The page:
A Visit to My Kitchen: Birke Baehr

10/07/2010 10:46 am ET | Updated Nov 17, 2011
  • Maria Rodale CEO and Chairman of Rodale, Inc. and book author

Eleven-year-old Birke Baehr is in my kitchen today, talking about how he has been inspired to ditch his dreams of the NFL for aspirations of becoming an organic farmer.

At the age of 9, Baehr started studying sustainable- and organic-farming practices. He visited and worked at Full Moon Farms Co-op, in Athens, GA; Sequatchie Cove Farm, in Sequatchie, TN; Sapelo Farms, in Brunswick, GA; and the organic gardens of The Hostel in the Forest, in Brunswick, GA. He's attended a full-day seminar with farmer and author Joel Salatin at The Farm in Summertown, TN, and Salatin has continued to mentor him.

Baehr says he wants to continue his education about farming, and expects to become an organic farmer. He likes teaching others about what is wrong with the industrialized food system, and about sustainable and organic farming and food. In August, Baehr was the youngest presenter at the TEDxNextGenerationAsheville event, where he gave a talk titled "What's Wrong with Our Food 'System'"


Why is living organic important to you?

I am very conscious about my health, and I have studied how conventional methods can hurt you. I also like to support small, local, chemical-free farms.

One day my mom was on the Internet and I saw something about mercury in high-fructose corn syrup. It concerned me so I began to research the subject. The more I dug into it, the more I found. Then I saw films like Food Inc. and met Joel Salatin. I convinced my parents to look at all of the stuff I discovered, and soon my family was off conventional food and into slow food on a regular basis.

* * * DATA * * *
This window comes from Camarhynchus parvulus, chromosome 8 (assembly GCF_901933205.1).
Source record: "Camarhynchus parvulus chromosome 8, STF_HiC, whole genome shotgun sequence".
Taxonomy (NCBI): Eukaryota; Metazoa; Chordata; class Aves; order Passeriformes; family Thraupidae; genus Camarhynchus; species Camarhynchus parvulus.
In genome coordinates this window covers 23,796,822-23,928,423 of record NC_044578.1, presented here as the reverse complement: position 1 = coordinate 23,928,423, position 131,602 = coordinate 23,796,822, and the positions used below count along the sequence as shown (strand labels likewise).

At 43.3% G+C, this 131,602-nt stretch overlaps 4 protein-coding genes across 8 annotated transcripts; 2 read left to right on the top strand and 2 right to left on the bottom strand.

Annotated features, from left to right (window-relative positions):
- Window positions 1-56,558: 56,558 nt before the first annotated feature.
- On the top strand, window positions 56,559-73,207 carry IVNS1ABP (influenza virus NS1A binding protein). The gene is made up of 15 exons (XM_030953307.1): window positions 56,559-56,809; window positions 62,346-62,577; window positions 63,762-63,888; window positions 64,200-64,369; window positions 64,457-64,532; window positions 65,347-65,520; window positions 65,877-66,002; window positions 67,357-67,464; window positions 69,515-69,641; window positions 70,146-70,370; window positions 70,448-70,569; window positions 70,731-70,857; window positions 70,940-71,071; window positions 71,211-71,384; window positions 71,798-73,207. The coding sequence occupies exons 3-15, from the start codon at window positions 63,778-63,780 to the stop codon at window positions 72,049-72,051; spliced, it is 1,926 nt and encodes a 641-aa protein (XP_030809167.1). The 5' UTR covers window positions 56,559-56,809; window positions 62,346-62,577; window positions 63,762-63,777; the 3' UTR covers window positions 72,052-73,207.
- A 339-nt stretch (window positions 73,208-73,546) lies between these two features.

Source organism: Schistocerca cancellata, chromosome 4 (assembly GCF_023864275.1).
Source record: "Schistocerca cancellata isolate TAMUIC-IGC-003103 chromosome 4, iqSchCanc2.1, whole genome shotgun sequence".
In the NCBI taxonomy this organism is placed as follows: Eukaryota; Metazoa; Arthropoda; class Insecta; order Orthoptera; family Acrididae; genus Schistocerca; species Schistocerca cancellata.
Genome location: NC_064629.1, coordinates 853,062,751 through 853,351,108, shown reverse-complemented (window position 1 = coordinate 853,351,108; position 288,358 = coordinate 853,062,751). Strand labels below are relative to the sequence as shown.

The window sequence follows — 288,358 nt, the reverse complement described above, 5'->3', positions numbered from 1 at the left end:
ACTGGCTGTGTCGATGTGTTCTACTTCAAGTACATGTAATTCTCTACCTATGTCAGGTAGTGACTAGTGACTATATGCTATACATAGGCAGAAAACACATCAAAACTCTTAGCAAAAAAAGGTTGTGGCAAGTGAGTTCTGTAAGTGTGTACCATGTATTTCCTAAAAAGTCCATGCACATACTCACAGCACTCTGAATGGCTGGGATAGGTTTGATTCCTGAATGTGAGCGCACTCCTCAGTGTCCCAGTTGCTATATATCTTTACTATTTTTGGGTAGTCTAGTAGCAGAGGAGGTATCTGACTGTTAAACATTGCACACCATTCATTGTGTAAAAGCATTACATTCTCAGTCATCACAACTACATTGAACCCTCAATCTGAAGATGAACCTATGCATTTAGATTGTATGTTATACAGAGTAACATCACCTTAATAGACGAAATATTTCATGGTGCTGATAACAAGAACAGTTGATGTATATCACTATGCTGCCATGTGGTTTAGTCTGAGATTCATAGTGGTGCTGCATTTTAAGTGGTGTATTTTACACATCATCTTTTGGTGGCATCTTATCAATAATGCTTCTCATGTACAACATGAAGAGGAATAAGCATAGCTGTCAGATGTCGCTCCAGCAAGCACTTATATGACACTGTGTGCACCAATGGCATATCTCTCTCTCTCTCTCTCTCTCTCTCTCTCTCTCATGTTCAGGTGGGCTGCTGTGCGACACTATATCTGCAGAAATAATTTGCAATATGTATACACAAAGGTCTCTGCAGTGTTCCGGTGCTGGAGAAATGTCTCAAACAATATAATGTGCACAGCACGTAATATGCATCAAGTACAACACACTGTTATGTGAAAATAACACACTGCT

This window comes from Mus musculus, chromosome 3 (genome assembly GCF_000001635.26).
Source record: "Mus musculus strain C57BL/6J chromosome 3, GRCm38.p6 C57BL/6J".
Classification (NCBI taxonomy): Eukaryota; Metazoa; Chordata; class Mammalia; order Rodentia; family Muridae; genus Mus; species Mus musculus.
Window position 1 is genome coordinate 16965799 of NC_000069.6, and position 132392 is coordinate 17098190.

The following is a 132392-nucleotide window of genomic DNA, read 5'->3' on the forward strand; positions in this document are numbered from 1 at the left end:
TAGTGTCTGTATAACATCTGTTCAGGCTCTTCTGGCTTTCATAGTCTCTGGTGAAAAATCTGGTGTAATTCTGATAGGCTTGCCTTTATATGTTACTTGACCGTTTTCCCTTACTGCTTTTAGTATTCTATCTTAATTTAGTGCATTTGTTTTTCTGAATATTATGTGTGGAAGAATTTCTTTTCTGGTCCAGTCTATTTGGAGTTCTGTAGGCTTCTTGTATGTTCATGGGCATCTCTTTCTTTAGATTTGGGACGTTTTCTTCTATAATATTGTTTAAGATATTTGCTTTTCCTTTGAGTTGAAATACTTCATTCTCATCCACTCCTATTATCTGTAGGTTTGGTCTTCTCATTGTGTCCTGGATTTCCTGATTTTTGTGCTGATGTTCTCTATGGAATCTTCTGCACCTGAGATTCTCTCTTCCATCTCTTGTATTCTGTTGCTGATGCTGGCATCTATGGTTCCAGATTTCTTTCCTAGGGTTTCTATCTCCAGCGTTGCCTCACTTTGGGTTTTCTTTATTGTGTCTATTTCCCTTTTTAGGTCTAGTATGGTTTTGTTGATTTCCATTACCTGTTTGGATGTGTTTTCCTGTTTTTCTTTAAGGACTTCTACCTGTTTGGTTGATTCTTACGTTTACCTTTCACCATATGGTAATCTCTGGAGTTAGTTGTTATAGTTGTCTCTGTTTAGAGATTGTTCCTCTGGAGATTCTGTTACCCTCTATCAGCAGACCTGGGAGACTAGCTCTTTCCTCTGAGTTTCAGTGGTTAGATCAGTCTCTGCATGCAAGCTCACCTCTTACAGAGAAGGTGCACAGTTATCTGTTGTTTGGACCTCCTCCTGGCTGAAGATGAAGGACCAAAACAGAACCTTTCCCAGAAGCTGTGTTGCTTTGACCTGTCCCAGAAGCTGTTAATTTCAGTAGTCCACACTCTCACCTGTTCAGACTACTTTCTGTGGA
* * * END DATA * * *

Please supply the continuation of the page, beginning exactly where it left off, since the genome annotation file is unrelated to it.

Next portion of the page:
What's your favorite food?

That's a hard question, really. I like all kinds of food, especially greens (kale, collards, and turnip and mustard greens.)

What magazine, website, book, TV show, CD, or product are you most obsessed with right now?

Right now I am reading The Barefoot Farmer, by Jeff Poppen.

What got you so interested in speaking out about chemical-free farming?

Because the majority of the public is so blind about our food. I think more people should know where food comes from.

When I got the chance to do TEDxNext Generation Asheville, it was a great opportunity to speak from my heart about food.

Where did you learn about chemical-free farming?

The Internet and different websites. That got me interested in farmers like Joel Salatin.

What are your next plans for helping to solve this big food problem?

I would like to get the chance to speak in more places, to help make more people aware of what's really going on.

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